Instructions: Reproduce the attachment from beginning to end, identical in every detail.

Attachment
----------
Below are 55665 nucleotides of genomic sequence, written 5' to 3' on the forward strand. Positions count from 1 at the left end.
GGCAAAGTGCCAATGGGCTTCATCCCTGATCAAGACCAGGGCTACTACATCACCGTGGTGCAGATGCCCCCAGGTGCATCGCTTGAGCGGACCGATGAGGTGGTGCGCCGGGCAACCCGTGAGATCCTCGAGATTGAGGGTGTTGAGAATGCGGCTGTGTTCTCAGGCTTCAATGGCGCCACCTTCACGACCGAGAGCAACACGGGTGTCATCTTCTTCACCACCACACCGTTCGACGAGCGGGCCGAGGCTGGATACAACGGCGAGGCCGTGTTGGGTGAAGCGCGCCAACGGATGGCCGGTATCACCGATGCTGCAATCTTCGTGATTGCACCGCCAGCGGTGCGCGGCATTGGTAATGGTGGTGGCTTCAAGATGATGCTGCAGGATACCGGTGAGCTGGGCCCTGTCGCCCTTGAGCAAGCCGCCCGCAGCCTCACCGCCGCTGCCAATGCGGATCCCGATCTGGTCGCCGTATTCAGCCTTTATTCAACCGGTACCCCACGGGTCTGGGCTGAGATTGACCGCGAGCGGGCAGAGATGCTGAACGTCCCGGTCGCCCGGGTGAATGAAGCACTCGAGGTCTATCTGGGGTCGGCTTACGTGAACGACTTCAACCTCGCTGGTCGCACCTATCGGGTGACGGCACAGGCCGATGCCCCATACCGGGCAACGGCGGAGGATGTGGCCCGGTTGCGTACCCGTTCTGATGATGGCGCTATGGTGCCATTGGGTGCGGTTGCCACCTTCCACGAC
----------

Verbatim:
Below are 55665 nucleotides of genomic sequence, written 5' to 3' on the forward strand. Positions count from 1 at the left end.
GGCAAAGTGCCAATGGGCTTCATCCCTGATCAAGACCAGGGCTACTACATCACCGTGGTGCAGATGCCCCCAGGTGCATCGCTTGAGCGGACCGATGAGGTGGTGCGCCGGGCAACCCGTGAGATCCTCGAGATTGAGGGTGTTGAGAATGCGGCTGTGTTCTCAGGCTTCAATGGCGCCACCTTCACGACCGAGAGCAACACGGGTGTCATCTTCTTCACCACCACACCGTTCGACGAGCGGGCCGAGGCTGGATACAACGGCGAGGCCGTGTTGGGTGAAGCGCGCCAACGGATGGCCGGTATCACCGATGCTGCAATCTTCGTGATTGCACCGCCAGCGGTGCGCGGCATTGGTAATGGTGGTGGCTTCAAGATGATGCTGCAGGATACCGGTGAGCTGGGCCCTGTCGCCCTTGAGCAAGCCGCCCGCAGCCTCACCGCCGCTGCCAATGCGGATCCCGATCTGGTCGCCGTATTCAGCCTTTATTCAACCGGTACCCCACGGGTCTGGGCTGAGATTGACCGCGAGCGGGCAGAGATGCTGAACGTCCCGGTCGCCCGGGTGAATGAAGCACTCGAGGTCTATCTGGGGTCGGCTTACGTGAACGACTTCAACCTCGCTGGTCGCACCTATCGGGTGACGGCACAGGCCGATGCCCCATACCGGGCAACGGCGGAGGATGTGGCCCGGTTGCGTACCCGTTCTGATGATGGCGCTATGGTGCCATTGGGTGCGGTTGCCACCTTCCACGAC